Shutdown Affecting ESA Policy and Compliance; Private Projects Feeling the Pinch

The longest partial government shutdown in United States history is taking its toll on Endangered Species Act (ESA) policy initiatives championed by the Trump Administration, and is making ESA compliance and project completion significantly more difficult for a wide spectrum of industries. In July 2018, the U.S. Fish and Wildlife Service (USFWS) and National Marine Fisheries Service published proposed changes to ESA implementing regulations relating to species listings, de-listings, critical habitat designations, and consultations under section 7 of the ESA. The comment period on these proposed regulatory changes closed in September 2018, and more than 200,000 public comments were logged. Addressing the thousands of public comments on USFWS’s proposed revisions to ESA regulations is just one of many tasks that has stalled while USFWS and other Department of the Interior (DOI) personnel wait for an end to the partial government shutdown. As we previously reported, thousands more comments have been received by DOI agencies in connection with various ESA-related proposals, such as designation of critical habitat for the endangered candy darter, revisions to regulations governing how Freedom of Information Act requests are processed, and revisions to greater sage grouse management plans.

The shutdown’s impact on ESA permitting and regulation are not hypothetical—regulated entities are already seeing consultation and permitting requests grind to a halt. Because most USFWS personnel have been furloughed in accordance with the USFWS Contingency Plan, USFWS is not processing requests for formal or informal consultation under the ESA—a process critical for a wide variety of private projects, including transmission lines, pipelines, and highway and other infrastructure projects. Similarly, non-federal entities that applied to USFWS prior to the shutdown for incidental take permits, pursuant to section 10 of the ESA, have found that the process is frozen. For some project proponents, these kinds of delays have imposed significant costs. For others, the delay and inability to complete the ESA section 7 consultation process or to obtain an incidental take permit during the shutdown may result in abandoning projects altogether.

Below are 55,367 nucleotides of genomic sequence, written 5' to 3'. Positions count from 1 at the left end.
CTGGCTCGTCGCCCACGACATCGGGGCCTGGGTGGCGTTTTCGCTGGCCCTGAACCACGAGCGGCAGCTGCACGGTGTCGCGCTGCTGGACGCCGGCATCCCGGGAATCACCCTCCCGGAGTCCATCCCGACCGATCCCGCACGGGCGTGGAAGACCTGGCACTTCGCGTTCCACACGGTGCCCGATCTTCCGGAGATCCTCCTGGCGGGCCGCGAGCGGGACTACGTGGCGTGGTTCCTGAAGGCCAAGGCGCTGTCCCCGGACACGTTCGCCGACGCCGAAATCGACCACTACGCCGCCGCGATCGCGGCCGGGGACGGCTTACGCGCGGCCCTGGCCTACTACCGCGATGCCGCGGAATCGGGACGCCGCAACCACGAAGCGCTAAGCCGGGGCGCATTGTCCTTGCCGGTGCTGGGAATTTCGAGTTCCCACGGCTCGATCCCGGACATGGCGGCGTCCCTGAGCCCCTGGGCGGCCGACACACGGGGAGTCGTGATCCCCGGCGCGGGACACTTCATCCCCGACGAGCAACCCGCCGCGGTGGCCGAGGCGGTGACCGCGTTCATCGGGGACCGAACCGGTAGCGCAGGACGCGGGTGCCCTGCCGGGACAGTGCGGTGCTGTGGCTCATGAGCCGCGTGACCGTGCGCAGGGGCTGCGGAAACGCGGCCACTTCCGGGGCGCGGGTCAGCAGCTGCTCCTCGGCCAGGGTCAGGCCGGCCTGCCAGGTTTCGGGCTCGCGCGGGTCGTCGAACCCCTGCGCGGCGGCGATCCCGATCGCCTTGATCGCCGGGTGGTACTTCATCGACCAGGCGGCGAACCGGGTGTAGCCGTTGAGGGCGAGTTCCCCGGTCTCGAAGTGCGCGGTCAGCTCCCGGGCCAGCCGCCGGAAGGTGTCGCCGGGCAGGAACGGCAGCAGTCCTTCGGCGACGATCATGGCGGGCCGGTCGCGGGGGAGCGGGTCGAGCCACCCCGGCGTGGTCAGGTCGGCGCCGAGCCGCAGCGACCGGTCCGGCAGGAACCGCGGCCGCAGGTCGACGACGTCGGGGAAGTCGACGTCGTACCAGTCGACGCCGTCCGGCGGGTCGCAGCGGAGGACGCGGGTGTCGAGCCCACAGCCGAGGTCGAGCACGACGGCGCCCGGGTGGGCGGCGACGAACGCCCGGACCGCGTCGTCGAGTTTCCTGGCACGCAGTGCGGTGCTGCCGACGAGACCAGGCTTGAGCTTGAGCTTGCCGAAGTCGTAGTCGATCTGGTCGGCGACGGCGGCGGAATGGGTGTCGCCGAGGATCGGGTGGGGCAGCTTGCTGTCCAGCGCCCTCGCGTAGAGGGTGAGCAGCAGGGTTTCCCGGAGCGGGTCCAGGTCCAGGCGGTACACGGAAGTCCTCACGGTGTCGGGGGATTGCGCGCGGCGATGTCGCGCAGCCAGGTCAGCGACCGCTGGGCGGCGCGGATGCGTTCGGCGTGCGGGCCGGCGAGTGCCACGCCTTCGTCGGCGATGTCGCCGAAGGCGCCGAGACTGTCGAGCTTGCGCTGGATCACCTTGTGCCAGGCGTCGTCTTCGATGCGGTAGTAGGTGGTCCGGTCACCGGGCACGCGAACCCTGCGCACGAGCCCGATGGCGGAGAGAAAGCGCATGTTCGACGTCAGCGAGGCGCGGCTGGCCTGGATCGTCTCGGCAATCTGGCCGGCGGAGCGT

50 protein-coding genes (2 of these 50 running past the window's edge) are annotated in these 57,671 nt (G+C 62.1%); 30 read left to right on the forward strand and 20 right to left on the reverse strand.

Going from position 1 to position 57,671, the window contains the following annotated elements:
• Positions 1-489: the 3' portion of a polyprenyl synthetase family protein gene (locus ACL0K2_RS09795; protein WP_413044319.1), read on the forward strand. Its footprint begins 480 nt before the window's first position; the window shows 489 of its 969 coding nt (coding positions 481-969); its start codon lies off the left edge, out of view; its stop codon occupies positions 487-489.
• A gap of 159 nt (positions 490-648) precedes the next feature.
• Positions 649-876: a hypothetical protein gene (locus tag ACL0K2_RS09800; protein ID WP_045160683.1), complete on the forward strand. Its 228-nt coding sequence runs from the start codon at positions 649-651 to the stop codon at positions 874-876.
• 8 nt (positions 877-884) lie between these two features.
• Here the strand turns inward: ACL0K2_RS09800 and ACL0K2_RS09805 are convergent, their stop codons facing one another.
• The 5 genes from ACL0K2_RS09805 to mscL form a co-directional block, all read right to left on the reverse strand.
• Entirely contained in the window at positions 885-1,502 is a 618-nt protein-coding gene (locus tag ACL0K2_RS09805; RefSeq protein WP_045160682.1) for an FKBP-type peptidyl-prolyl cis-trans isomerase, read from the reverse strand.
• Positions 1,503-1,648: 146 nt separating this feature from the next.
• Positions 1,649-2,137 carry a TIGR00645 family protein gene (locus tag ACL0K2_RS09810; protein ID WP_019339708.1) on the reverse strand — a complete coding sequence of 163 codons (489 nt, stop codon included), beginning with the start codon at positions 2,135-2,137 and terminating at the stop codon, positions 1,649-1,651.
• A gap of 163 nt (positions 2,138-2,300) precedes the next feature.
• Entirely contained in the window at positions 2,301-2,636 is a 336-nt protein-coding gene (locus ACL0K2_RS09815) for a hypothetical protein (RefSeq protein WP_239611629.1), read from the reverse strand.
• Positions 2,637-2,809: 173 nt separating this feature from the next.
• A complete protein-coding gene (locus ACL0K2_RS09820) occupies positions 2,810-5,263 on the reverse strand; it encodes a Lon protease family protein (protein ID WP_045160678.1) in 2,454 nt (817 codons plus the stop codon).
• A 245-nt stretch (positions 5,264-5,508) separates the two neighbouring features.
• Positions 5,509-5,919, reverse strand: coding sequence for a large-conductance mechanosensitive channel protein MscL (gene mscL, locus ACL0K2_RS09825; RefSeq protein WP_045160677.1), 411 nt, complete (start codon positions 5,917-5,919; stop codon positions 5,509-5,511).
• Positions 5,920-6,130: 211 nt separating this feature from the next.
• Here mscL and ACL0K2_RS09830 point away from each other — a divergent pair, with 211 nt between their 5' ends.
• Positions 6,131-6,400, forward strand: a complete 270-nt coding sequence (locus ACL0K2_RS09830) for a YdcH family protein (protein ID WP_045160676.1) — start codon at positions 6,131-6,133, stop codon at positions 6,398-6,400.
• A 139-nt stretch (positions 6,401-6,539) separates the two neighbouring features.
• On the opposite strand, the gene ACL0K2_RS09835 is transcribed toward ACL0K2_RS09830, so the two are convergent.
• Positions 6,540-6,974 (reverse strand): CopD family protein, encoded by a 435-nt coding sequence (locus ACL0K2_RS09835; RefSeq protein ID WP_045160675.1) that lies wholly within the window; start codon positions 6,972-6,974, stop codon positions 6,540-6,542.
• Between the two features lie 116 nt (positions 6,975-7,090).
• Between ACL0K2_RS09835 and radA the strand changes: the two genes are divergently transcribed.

At present, there is no clear plan for how to address the growing backlog of projects that await ESA permit decisions or consultation once the shutdown ends.

Partial Government Shutdown Slows Endangered Species Act Administration

The effects of the partial Federal government shutdown are being felt at the U.S. Fish and Wildlife Service (“Service”). The shutdown has virtually halted the Service’s processing of pending rulemakings under the Endangered Species Act (“ESA”). As an example, while the comment period on the Service’s proposed designation of 370 miles of critical habitat for the endangered candy darter (Etheostoma osburni) — a freshwater fish found in portions of West Virginia and Virginia — ran from November to January, the Service has posted only a handful of responsive comments online, with the online regulations site, regulations.gov, having ceased updates due to a lapse in funding. Similarly, the Environmental Conservation Online System, a site providing information on endangered and threatened species that are either listed under the ESA or proposed for listing that is hosted by the Service, is now offline. According to the Service’s Contingency Plan, the majority of the Service’s employees have been furloughed.